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Leap lands divers in deep troubles

Roy James Stevens says parachuting from the top of a building is like "jumping into freedom." It's quieter than jumping from a plane, and it gives an adrenaline rush that's "like ecstasy."

But Stevens' jump for ecstasy on Sunday landed in front of an off-duty police officer, Tampa police said. A few hours later, Stevens was in jail.

Stevens and a partner, Jack James Burke, were charged with trespassing at a construction site after they jumped about 40 stories from the C & S Bank Plaza, police said.

Officer Joe Caravella, who was hired to provide security at the downtown building's construction site, said he was at the foot of the building when he heard the parachutes open. He followed the jumpers as they fell.

"I admire their zest for life," Caravella said. "But they should do it at an approved facility. Jumping from that building was not safe."

Stevens, a 30-year-old skydiving instructor from DeLand, and Burke, 24, who did not have a permanent address, said they met a drunken construction worker at a bar Saturday night who showed them how to get to the top of the building. They said they don't know the man's name.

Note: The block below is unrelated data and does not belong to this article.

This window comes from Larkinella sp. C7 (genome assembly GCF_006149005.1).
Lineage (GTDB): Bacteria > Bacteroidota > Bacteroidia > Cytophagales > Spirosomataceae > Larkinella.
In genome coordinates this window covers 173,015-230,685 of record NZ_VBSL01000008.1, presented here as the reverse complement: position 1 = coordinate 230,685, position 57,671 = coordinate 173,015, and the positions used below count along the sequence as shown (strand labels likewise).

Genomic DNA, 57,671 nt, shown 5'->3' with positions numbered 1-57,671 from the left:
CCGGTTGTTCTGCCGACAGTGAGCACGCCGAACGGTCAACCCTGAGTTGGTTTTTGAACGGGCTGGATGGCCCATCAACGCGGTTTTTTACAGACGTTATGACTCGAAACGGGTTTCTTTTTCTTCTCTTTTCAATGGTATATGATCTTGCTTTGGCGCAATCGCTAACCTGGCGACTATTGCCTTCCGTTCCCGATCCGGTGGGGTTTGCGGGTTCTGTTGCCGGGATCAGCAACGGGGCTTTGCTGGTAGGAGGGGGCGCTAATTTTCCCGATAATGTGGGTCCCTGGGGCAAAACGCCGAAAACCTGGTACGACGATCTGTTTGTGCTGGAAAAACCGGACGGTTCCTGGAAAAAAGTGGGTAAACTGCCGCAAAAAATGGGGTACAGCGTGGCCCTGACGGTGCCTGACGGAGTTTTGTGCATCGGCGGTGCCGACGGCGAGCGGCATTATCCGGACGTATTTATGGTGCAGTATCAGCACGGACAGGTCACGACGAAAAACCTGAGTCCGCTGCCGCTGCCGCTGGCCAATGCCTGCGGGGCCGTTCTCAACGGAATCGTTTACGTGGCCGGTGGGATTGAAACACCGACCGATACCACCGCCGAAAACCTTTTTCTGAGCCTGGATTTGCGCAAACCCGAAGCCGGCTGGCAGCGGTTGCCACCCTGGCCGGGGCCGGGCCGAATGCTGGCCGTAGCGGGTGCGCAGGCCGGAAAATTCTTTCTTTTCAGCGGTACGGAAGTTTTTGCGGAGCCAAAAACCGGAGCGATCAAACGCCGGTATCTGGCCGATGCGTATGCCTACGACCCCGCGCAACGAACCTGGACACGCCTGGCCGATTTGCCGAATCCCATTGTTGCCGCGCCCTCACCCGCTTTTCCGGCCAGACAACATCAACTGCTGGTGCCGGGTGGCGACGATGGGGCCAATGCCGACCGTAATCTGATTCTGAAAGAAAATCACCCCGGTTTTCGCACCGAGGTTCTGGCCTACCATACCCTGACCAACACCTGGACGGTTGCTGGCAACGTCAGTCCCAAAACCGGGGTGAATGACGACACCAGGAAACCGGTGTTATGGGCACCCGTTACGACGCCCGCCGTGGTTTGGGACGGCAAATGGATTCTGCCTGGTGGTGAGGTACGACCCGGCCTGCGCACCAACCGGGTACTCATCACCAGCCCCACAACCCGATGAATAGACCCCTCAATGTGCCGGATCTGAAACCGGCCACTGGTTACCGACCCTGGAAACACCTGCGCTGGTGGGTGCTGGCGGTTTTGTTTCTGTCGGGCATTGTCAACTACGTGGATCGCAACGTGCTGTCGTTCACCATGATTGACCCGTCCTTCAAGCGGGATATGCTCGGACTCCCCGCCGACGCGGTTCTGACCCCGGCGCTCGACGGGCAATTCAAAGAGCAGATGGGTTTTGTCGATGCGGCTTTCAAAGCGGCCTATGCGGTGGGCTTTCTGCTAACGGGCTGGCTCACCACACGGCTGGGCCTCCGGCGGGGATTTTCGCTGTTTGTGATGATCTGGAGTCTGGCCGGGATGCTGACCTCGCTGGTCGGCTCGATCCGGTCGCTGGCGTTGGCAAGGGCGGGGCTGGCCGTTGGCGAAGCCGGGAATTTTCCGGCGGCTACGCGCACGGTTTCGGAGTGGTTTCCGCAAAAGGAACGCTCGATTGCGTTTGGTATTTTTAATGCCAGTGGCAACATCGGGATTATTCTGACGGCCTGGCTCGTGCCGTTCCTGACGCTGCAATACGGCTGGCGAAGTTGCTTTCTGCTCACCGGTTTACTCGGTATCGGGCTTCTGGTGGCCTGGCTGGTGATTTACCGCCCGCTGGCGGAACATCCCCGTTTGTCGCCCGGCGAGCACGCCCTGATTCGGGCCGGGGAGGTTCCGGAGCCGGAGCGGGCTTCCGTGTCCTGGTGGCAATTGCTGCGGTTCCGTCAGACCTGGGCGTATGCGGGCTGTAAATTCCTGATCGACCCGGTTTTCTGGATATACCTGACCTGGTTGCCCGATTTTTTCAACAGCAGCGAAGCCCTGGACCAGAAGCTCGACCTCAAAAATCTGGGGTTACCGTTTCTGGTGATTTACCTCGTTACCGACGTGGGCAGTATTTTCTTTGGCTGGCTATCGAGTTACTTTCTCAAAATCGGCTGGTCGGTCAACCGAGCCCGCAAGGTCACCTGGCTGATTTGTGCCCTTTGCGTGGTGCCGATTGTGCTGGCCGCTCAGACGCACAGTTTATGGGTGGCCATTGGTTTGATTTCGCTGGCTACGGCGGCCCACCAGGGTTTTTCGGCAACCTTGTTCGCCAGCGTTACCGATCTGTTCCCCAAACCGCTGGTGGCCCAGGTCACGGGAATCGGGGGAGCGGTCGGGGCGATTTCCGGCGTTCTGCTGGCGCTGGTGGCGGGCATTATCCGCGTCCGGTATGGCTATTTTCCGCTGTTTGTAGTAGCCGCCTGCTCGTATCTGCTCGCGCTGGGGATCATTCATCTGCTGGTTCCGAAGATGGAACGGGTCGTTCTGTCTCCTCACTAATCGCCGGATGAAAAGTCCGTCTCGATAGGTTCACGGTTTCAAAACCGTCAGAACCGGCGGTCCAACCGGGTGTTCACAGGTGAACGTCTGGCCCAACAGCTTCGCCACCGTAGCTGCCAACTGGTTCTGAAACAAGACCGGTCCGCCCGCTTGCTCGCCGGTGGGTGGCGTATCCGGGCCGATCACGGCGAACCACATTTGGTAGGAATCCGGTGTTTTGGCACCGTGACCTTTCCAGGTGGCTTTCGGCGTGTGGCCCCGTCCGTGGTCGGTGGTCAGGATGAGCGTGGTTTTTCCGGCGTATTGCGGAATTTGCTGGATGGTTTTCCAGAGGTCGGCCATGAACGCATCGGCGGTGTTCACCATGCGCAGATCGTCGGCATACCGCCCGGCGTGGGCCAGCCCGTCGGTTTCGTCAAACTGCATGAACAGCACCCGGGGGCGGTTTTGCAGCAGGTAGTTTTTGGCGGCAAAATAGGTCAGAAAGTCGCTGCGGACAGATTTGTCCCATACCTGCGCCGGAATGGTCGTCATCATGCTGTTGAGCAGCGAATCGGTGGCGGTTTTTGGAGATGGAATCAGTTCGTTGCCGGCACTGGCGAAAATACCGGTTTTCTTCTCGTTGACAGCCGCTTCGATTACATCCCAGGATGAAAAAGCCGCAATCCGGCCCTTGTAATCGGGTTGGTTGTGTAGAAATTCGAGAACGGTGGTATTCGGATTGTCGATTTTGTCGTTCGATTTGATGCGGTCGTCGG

"I didn't sneak in," Burke said. "The gates were wide open."

He said they used special parachutes that open quickly at low altitudes. "We take every safety precaution we can, and we consider ourselves master parachutists. We just take it one step further."

Stevens was released from the jail Monday after posting $1,000 bond. Burke still was being held Monday evening in lieu of $1,000 bail.

Caravella said parachuting from a building is probably legal. But trespassing at a construction site can lead to five years in jail or a $5,000 fine.

Tampa police spokesman Steve Cole said his department has received several reports of people parachuting from downtown high-rises, but Stevens and Burke are the only people who have been caught recently.

The jumpers "are pretty good at sneaking onto the property, doing their thing and getting away," Cole said.

Parachute jumps from buildings are popular with a handful of thrill-seekers, said George Kabeller, owner of the Phoenix-Zephyrhills Parachute Center in Pasco County. They like the challenge of sneaking to the top, jumping from a low altitude and running away before police arrive, he said.

"It's a small group in the country that does that," Kabeller said. "It's really not encouraged in our sport. It's almost like a stunt."

A spokesman for the owner of the C & S Bank Plaza did not return a telephone call Monday.

Managers of other high-rises said Monday that they have security around the clock to prevent people from getting to the top of their buildings.

"We have no fear of that happening," said Barbara Carter, property manager of Tampa City Center. "With the way we keep it locked up, there is no way they could get up there."

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